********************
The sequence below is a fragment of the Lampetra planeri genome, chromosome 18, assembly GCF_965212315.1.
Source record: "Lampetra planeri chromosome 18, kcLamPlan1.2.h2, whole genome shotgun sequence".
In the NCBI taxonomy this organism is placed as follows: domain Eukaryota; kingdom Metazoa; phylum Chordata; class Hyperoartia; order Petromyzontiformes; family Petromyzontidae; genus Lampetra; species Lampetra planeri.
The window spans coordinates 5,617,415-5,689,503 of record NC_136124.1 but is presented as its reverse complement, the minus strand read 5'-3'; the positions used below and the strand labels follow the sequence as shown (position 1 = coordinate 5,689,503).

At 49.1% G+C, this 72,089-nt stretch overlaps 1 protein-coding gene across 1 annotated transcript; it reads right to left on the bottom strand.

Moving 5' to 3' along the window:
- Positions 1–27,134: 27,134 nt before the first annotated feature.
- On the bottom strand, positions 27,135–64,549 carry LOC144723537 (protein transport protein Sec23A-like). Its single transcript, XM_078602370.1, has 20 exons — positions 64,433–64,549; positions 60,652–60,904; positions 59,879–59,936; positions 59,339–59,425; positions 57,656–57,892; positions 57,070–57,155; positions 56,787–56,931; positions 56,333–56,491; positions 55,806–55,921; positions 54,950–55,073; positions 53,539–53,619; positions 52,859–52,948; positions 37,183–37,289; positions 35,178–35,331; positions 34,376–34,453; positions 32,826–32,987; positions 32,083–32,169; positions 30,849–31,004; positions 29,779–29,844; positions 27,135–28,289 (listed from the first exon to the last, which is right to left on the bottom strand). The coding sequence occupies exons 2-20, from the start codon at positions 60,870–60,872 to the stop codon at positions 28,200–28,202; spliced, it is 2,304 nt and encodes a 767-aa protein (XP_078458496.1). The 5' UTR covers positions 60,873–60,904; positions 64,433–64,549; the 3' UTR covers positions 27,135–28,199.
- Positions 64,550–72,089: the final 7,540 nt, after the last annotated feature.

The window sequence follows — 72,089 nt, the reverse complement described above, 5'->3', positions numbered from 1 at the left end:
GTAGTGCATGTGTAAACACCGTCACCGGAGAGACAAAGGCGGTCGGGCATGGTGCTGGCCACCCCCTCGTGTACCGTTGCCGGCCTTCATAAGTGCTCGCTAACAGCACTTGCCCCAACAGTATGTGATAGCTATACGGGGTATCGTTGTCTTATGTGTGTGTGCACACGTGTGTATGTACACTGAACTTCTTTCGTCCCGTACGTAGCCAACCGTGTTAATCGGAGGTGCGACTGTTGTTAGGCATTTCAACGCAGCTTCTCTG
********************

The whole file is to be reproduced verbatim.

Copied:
The sequence below is a fragment of the Lampetra planeri genome, chromosome 18, assembly GCF_965212315.1.
Source record: "Lampetra planeri chromosome 18, kcLamPlan1.2.h2, whole genome shotgun sequence".
In the NCBI taxonomy this organism is placed as follows: domain Eukaryota; kingdom Metazoa; phylum Chordata; class Hyperoartia; order Petromyzontiformes; family Petromyzontidae; genus Lampetra; species Lampetra planeri.
The window spans coordinates 5,617,415-5,689,503 of record NC_136124.1 but is presented as its reverse complement, the minus strand read 5'-3'; the positions used below and the strand labels follow the sequence as shown (position 1 = coordinate 5,689,503).

At 49.1% G+C, this 72,089-nt stretch overlaps 1 protein-coding gene across 1 annotated transcript; it reads right to left on the bottom strand.

Moving 5' to 3' along the window:
- Positions 1–27,134: 27,134 nt before the first annotated feature.
- On the bottom strand, positions 27,135–64,549 carry LOC144723537 (protein transport protein Sec23A-like). Its single transcript, XM_078602370.1, has 20 exons — positions 64,433–64,549; positions 60,652–60,904; positions 59,879–59,936; positions 59,339–59,425; positions 57,656–57,892; positions 57,070–57,155; positions 56,787–56,931; positions 56,333–56,491; positions 55,806–55,921; positions 54,950–55,073; positions 53,539–53,619; positions 52,859–52,948; positions 37,183–37,289; positions 35,178–35,331; positions 34,376–34,453; positions 32,826–32,987; positions 32,083–32,169; positions 30,849–31,004; positions 29,779–29,844; positions 27,135–28,289 (listed from the first exon to the last, which is right to left on the bottom strand). The coding sequence occupies exons 2-20, from the start codon at positions 60,870–60,872 to the stop codon at positions 28,200–28,202; spliced, it is 2,304 nt and encodes a 767-aa protein (XP_078458496.1). The 5' UTR covers positions 60,873–60,904; positions 64,433–64,549; the 3' UTR covers positions 27,135–28,199.
- Positions 64,550–72,089: the final 7,540 nt, after the last annotated feature.

The window sequence follows — 72,089 nt, the reverse complement described above, 5'->3', positions numbered from 1 at the left end:
GTAGTGCATGTGTAAACACCGTCACCGGAGAGACAAAGGCGGTCGGGCATGGTGCTGGCCACCCCCTCGTGTACCGTTGCCGGCCTTCATAAGTGCTCGCTAACAGCACTTGCCCCAACAGTATGTGATAGCTATACGGGGTATCGTTGTCTTATGTGTGTGTGCACACGTGTGTATGTACACTGAACTTCTTTCGTCCCGTACGTAGCCAACCGTGTTAATCGGAGGTGCGACTGTTGTTAGGCATTTCAACGCAGCTTCTCTG